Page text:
In an example embodiment, a dual-mode audio decoder is operable in a basic mode (without AD), wherein the primary signal is output without being processed other than by, e.g., decoding into waveform format or downmix to suit the number of output channels of the playback equipment. The dual-mode audio decoder is also operable in an extended mode, in which it outputs an extended signal (Xe) obtained by additively mixing the primary signal and the secondary signal derived using a decoding method according to an embodiment of the invention.

In an example embodiment, an audio decoder is operable in a single mode wherein the primary signal (X) and the extended signal (Xe) are output at the same time. The two signals may be output at distinct output terminals. In other words, without leaving the scope of the present invention, the basic mode and the extended mode referred to above may coincide.

In an example embodiment of the invention, further, an audio or audiovisual broadcast system comprises an audio encoder according to an embodiment of the invention and at least one audio decoder according to an embodiment of the invention. In the interest of achieving efficient cancellation of the reduced primary components during mixing, the channel reduction processors that are respectively located on the decoder and encoder are operable in a coordinated mode, in which they return equivalent outputs in response to identical input signals. As outlined above, this may be achieved by causing the provision of reduced primary signals on each side to be governed by identical copies of a downmix specification.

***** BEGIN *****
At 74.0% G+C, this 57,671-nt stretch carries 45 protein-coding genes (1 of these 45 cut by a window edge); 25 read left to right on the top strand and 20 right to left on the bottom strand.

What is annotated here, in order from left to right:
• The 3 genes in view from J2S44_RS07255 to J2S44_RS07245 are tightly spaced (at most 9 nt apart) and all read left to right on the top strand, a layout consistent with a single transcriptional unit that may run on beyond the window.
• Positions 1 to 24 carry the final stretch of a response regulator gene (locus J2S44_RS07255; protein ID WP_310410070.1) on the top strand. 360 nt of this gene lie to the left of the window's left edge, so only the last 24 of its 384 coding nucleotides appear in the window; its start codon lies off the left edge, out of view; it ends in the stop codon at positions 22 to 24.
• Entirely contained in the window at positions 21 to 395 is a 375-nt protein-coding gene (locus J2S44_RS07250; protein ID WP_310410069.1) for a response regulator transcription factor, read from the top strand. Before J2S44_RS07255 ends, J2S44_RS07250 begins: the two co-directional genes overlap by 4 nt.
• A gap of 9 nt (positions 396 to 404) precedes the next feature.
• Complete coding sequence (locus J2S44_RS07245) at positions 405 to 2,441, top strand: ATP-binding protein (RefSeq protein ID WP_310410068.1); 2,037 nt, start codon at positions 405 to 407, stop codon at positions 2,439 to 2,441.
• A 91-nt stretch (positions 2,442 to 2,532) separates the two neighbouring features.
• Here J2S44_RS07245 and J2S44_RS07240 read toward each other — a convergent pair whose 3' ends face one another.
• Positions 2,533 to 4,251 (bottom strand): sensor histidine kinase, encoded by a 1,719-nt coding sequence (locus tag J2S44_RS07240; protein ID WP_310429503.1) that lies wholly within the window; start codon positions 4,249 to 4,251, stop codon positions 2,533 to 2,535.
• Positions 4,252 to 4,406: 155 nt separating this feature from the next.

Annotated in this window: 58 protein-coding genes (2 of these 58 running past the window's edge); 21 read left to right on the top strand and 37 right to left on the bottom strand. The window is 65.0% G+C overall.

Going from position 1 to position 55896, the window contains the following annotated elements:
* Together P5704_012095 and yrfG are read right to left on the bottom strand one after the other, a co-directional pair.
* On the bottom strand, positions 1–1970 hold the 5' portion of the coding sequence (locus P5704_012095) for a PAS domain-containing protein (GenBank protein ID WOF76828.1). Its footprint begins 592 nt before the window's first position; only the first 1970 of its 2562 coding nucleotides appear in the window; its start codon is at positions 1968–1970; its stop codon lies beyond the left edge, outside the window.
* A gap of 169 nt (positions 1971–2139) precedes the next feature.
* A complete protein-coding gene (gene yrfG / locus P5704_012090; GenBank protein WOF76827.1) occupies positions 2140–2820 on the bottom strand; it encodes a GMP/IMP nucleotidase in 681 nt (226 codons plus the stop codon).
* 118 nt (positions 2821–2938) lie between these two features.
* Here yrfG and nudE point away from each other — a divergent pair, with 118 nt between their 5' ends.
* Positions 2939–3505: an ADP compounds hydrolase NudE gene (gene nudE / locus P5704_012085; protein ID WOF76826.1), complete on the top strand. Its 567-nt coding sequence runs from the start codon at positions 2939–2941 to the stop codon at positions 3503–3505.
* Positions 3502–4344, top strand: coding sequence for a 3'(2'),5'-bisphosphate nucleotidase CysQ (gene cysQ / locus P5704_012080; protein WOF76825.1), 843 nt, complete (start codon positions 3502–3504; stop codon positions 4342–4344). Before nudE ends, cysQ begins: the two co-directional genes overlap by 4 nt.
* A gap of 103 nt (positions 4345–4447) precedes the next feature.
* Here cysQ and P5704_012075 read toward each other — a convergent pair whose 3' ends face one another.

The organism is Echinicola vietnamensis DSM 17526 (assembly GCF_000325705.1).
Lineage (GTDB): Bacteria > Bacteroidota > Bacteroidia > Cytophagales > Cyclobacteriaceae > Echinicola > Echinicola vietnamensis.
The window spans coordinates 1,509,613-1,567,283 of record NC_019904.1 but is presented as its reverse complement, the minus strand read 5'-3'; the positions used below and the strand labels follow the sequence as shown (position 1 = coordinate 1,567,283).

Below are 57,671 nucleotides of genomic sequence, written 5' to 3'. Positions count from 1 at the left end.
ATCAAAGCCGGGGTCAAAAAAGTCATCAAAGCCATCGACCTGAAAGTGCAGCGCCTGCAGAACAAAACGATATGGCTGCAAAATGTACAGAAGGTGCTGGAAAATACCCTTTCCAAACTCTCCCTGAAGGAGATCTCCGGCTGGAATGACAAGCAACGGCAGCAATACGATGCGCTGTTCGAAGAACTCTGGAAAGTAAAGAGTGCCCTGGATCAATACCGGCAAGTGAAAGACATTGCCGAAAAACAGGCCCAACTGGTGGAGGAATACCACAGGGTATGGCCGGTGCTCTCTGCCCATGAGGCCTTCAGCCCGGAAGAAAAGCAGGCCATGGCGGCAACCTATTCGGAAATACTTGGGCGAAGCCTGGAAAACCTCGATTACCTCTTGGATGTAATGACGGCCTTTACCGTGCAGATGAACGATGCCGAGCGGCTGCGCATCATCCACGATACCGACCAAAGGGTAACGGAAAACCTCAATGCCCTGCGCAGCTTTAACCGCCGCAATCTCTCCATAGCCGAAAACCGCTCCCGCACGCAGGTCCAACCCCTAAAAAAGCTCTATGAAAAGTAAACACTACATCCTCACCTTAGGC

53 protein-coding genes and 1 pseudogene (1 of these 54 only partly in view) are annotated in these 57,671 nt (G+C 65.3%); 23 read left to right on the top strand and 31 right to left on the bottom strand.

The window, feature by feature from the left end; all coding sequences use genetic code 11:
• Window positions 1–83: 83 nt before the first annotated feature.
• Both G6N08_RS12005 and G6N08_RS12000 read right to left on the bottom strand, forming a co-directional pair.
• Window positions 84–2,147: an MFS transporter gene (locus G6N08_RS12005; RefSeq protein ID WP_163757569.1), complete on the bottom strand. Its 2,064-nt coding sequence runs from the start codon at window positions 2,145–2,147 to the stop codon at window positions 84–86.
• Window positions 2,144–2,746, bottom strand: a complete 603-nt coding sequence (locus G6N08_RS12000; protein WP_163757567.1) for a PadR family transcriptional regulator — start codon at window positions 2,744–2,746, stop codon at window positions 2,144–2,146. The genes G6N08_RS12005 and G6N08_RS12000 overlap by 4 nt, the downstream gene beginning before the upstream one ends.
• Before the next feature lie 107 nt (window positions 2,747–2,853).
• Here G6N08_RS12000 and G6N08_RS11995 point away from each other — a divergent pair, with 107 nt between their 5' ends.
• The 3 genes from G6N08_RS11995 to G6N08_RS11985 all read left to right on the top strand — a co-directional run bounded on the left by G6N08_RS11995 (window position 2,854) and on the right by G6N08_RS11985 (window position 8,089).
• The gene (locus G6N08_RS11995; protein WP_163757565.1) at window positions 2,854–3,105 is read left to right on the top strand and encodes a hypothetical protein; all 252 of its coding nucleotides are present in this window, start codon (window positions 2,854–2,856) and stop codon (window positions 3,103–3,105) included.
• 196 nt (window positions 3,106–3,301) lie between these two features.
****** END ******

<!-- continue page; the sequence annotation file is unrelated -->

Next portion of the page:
It is noted that the invention relates to all combinations of features, even if these are recited in different claims.

II. Example Embodiments

FIG. 1 shows, in block-diagram form and in accordance with an example embodiment of the invention, an audio encoder 100 for outputting a primary signal X and a combined signal Z on the basis of a primary signal X and a secondary signal Y. In the figure, the input side is located to the left and the output side is located to the right. As will be explained below with reference to FIG. 2, the input primary signal X is used in order to provide the combined signal Z, but may be output identically on the output side. In the example embodiment, therefore, the primary signal X is supplied from the input to the output side over a bypass line indicated at the top of the figure. As an optional feature of this example embodiment, the encoder 100 further accepts as input a downmix specification DMXSPEC. The downmix specification governs a channel reduction process executed in the encoder 100 and thus allows this process to be coordinated with a corresponding process in a decoder.